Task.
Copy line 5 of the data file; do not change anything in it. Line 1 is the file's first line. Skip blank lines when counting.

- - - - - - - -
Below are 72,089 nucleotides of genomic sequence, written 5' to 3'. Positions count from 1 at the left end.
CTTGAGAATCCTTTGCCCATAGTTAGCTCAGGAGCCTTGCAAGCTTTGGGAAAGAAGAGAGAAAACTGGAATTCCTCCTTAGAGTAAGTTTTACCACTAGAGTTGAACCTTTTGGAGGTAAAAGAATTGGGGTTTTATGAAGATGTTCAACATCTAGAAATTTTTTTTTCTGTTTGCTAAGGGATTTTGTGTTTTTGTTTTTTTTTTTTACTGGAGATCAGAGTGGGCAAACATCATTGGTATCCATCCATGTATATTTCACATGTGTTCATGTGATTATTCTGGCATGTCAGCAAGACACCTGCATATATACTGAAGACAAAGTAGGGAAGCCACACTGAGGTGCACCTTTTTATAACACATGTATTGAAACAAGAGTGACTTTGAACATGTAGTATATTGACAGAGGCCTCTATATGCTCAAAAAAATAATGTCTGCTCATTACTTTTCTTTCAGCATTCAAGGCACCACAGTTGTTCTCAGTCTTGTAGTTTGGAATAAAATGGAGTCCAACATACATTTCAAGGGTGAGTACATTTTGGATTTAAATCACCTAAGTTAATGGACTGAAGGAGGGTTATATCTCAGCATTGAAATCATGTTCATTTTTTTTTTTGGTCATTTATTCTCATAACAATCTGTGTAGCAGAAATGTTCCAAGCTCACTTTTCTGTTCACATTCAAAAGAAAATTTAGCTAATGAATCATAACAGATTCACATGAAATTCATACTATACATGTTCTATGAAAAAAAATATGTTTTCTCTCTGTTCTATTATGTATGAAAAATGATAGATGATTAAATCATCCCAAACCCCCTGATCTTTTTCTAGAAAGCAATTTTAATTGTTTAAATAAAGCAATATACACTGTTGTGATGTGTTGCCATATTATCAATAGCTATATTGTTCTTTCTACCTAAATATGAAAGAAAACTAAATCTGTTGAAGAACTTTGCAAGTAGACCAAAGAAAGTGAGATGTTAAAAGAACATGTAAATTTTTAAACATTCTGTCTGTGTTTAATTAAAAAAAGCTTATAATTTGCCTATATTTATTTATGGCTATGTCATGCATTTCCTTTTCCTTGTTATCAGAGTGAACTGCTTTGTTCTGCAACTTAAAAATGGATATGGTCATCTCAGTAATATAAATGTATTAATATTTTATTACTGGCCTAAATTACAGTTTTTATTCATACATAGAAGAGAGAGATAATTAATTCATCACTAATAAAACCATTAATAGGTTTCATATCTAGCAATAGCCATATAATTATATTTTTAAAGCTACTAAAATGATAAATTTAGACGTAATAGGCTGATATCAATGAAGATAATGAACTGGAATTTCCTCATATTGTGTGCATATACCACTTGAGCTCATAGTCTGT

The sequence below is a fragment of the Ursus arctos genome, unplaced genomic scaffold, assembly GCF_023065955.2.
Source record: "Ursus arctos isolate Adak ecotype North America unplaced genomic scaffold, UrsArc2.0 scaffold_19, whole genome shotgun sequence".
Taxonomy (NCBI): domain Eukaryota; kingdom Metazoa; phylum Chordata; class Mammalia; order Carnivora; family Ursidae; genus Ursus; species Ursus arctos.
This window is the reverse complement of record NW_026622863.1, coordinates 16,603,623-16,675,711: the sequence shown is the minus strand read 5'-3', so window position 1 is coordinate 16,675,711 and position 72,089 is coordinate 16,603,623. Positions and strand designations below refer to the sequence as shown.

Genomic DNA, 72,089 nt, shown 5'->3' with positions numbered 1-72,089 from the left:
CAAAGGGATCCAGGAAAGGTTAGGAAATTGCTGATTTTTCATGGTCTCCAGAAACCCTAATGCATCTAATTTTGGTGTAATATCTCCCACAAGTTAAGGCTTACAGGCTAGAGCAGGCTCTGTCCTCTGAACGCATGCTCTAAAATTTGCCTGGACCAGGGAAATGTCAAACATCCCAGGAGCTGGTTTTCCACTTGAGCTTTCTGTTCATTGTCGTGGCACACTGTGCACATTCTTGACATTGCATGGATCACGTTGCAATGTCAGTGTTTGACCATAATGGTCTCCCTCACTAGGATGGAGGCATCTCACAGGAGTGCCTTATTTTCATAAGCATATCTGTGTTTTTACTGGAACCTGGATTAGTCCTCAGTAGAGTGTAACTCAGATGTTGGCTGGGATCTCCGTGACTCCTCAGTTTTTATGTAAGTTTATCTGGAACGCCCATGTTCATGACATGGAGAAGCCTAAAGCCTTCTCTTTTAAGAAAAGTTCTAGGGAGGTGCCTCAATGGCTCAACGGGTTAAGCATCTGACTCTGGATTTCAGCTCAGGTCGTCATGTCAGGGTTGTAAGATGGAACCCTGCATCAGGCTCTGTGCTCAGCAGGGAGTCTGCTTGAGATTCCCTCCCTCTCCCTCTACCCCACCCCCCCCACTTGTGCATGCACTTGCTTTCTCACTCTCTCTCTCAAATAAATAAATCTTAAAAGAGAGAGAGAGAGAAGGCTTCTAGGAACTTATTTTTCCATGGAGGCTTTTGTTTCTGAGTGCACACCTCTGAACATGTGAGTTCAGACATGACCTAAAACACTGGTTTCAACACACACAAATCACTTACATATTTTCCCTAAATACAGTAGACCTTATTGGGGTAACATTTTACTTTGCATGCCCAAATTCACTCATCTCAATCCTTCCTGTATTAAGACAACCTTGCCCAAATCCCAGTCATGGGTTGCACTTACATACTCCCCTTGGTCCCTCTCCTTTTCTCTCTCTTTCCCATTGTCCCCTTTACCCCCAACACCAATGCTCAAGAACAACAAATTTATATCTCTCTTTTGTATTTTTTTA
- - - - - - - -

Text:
Taxonomy (NCBI): domain Eukaryota; kingdom Metazoa; phylum Chordata; class Mammalia; order Carnivora; family Ursidae; genus Ursus; species Ursus arctos.